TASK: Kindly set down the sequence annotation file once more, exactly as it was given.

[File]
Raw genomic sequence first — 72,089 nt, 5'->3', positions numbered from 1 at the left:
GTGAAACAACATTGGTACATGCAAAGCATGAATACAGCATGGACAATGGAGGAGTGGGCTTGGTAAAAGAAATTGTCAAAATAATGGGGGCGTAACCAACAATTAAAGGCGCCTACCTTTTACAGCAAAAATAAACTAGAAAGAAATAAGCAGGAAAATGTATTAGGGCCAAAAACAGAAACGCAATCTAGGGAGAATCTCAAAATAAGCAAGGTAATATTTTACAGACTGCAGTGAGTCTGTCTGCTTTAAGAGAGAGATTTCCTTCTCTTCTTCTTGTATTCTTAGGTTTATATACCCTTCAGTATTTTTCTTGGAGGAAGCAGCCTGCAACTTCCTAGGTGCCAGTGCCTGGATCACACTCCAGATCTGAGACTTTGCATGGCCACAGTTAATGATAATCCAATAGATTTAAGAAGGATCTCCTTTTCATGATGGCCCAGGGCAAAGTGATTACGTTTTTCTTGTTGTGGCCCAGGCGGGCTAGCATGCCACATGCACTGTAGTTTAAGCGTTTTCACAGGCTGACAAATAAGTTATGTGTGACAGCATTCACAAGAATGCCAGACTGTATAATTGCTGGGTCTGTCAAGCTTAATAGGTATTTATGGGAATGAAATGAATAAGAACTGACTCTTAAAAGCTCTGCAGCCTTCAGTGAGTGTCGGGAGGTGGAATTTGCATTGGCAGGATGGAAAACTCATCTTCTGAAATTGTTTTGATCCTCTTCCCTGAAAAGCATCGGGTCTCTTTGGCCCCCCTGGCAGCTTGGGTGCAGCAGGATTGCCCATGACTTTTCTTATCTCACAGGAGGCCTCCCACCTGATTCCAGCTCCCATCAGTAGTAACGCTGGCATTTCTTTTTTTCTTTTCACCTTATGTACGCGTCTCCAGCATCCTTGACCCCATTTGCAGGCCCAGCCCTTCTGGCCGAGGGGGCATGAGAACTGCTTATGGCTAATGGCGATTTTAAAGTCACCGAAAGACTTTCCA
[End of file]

Raw genomic sequence first — 72,089 nt, 5'->3', positions numbered from 1 at the left:
GTGAAACAACATTGGTACATGCAAAGCATGAATACAGCATGGACAATGGAGGAGTGGGCTTGGTAAAAGAAATTGTCAAAATAATGGGGGCGTAACCAACAATTAAAGGCGCCTACCTTTTACAGCAAAAATAAACTAGAAAGAAATAAGCAGGAAAATGTATTAGGGCCAAAAACAGAAACGCAATCTAGGGAGAATCTCAAAATAAGCAAGGTAATATTTTACAGACTGCAGTGAGTCTGTCTGCTTTAAGAGAGAGATTTCCTTCTCTTCTTCTTGTATTCTTAGGTTTATATACCCTTCAGTATTTTTCTTGGAGGAAGCAGCCTGCAACTTCCTAGGTGCCAGTGCCTGGATCACACTCCAGATCTGAGACTTTGCATGGCCACAGTTAATGATAATCCAATAGATTTAAGAAGGATCTCCTTTTCATGATGGCCCAGGGCAAAGTGATTACGTTTTTCTTGTTGTGGCCCAGGCGGGCTAGCATGCCACATGCACTGTAGTTTAAGCGTTTTCACAGGCTGACAAATAAGTTATGTGTGACAGCATTCACAAGAATGCCAGACTGTATAATTGCTGGGTCTGTCAAGCTTAATAGGTATTTATGGGAATGAAATGAATAAGAACTGACTCTTAAAAGCTCTGCAGCCTTCAGTGAGTGTCGGGAGGTGGAATTTGCATTGGCAGGATGGAAAACTCATCTTCTGAAATTGTTTTGATCCTCTTCCCTGAAAAGCATCGGGTCTCTTTGGCCCCCCTGGCAGCTTGGGTGCAGCAGGATTGCCCATGACTTTTCTTATCTCACAGGAGGCCTCCCACCTGATTCCAGCTCCCATCAGTAGTAACGCTGGCATTTCTTTTTTTCTTTTCACCTTATGTACGCGTCTCCAGCATCCTTGACCCCATTTGCAGGCCCAGCCCTTCTGGCCGAGGGGGCATGAGAACTGCTTATGGCTAATGGCGATTTTAAAGTCACCGAAAGACTTTCCA